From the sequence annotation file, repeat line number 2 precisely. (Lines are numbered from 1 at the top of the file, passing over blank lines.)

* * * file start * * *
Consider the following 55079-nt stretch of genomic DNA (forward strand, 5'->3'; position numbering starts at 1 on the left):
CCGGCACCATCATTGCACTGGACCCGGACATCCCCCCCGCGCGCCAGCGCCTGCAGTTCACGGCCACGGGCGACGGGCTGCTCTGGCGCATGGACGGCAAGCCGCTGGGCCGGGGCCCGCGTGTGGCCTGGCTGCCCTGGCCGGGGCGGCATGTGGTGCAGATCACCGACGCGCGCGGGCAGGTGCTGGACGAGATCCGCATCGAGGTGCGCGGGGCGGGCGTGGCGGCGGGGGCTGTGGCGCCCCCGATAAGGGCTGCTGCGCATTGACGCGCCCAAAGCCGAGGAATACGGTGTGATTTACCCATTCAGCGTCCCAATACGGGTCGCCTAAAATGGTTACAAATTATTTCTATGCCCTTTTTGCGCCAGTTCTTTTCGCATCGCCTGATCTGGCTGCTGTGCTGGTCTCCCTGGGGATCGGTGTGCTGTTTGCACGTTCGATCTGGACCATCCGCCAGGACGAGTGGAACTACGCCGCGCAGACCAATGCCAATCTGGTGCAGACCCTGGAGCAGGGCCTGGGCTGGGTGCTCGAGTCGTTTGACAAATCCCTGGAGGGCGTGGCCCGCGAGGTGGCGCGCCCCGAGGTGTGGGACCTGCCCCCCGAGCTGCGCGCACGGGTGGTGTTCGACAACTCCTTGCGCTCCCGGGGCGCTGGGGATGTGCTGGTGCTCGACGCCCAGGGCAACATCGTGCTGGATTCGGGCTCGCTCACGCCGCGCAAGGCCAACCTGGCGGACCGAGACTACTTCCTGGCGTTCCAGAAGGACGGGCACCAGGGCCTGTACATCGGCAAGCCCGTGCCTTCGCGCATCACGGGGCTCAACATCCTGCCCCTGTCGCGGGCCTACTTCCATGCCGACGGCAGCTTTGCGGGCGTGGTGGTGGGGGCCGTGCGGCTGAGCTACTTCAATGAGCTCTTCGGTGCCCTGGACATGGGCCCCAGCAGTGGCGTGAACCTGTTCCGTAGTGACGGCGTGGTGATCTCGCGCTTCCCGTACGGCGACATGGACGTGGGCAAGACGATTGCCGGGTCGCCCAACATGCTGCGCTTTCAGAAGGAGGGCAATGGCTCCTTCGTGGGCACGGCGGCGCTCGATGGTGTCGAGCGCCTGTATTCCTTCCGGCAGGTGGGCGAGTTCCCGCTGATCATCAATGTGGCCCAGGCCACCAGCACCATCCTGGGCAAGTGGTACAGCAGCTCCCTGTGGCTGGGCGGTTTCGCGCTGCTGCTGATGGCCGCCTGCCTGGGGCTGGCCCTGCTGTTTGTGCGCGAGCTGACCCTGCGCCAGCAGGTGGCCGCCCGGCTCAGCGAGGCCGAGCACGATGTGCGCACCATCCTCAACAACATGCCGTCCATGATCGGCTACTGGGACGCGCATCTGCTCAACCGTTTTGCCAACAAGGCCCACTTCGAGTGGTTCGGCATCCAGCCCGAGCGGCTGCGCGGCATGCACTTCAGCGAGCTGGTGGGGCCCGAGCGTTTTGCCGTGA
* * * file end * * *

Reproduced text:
CCGGCACCATCATTGCACTGGACCCGGACATCCCCCCCGCGCGCCAGCGCCTGCAGTTCACGGCCACGGGCGACGGGCTGCTCTGGCGCATGGACGGCAAGCCGCTGGGCCGGGGCCCGCGTGTGGCCTGGCTGCCCTGGCCGGGGCGGCATGTGGTGCAGATCACCGACGCGCGCGGGCAGGTGCTGGACGAGATCCGCATCGAGGTGCGCGGGGCGGGCGTGGCGGCGGGGGCTGTGGCGCCCCCGATAAGGGCTGCTGCGCATTGACGCGCCCAAAGCCGAGGAATACGGTGTGATTTACCCATTCAGCGTCCCAATACGGGTCGCCTAAAATGGTTACAAATTATTTCTATGCCCTTTTTGCGCCAGTTCTTTTCGCATCGCCTGATCTGGCTGCTGTGCTGGTCTCCCTGGGGATCGGTGTGCTGTTTGCACGTTCGATCTGGACCATCCGCCAGGACGAGTGGAACTACGCCGCGCAGACCAATGCCAATCTGGTGCAGACCCTGGAGCAGGGCCTGGGCTGGGTGCTCGAGTCGTTTGACAAATCCCTGGAGGGCGTGGCCCGCGAGGTGGCGCGCCCCGAGGTGTGGGACCTGCCCCCCGAGCTGCGCGCACGGGTGGTGTTCGACAACTCCTTGCGCTCCCGGGGCGCTGGGGATGTGCTGGTGCTCGACGCCCAGGGCAACATCGTGCTGGATTCGGGCTCGCTCACGCCGCGCAAGGCCAACCTGGCGGACCGAGACTACTTCCTGGCGTTCCAGAAGGACGGGCACCAGGGCCTGTACATCGGCAAGCCCGTGCCTTCGCGCATCACGGGGCTCAACATCCTGCCCCTGTCGCGGGCCTACTTCCATGCCGACGGCAGCTTTGCGGGCGTGGTGGTGGGGGCCGTGCGGCTGAGCTACTTCAATGAGCTCTTCGGTGCCCTGGACATGGGCCCCAGCAGTGGCGTGAACCTGTTCCGTAGTGACGGCGTGGTGATCTCGCGCTTCCCGTACGGCGACATGGACGTGGGCAAGACGATTGCCGGGTCGCCCAACATGCTGCGCTTTCAGAAGGAGGGCAATGGCTCCTTCGTGGGCACGGCGGCGCTCGATGGTGTCGAGCGCCTGTATTCCTTCCGGCAGGTGGGCGAGTTCCCGCTGATCATCAATGTGGCCCAGGCCACCAGCACCATCCTGGGCAAGTGGTACAGCAGCTCCCTGTGGCTGGGCGGTTTCGCGCTGCTGCTGATGGCCGCCTGCCTGGGGCTGGCCCTGCTGTTTGTGCGCGAGCTGACCCTGCGCCAGCAGGTGGCCGCCCGGCTCAGCGAGGCCGAGCACGATGTGCGCACCATCCTCAACAACATGCCGTCCATGATCGGCTACTGGGACGCGCATCTGCTCAACCGTTTTGCCAACAAGGCCCACTTCGAGTGGTTCGGCATCCAGCCCGAGCGGCTGCGCGGCATGCACTTCAGCGAGCTGGTGGGGCCCGAGCGTTTTGCCGTGA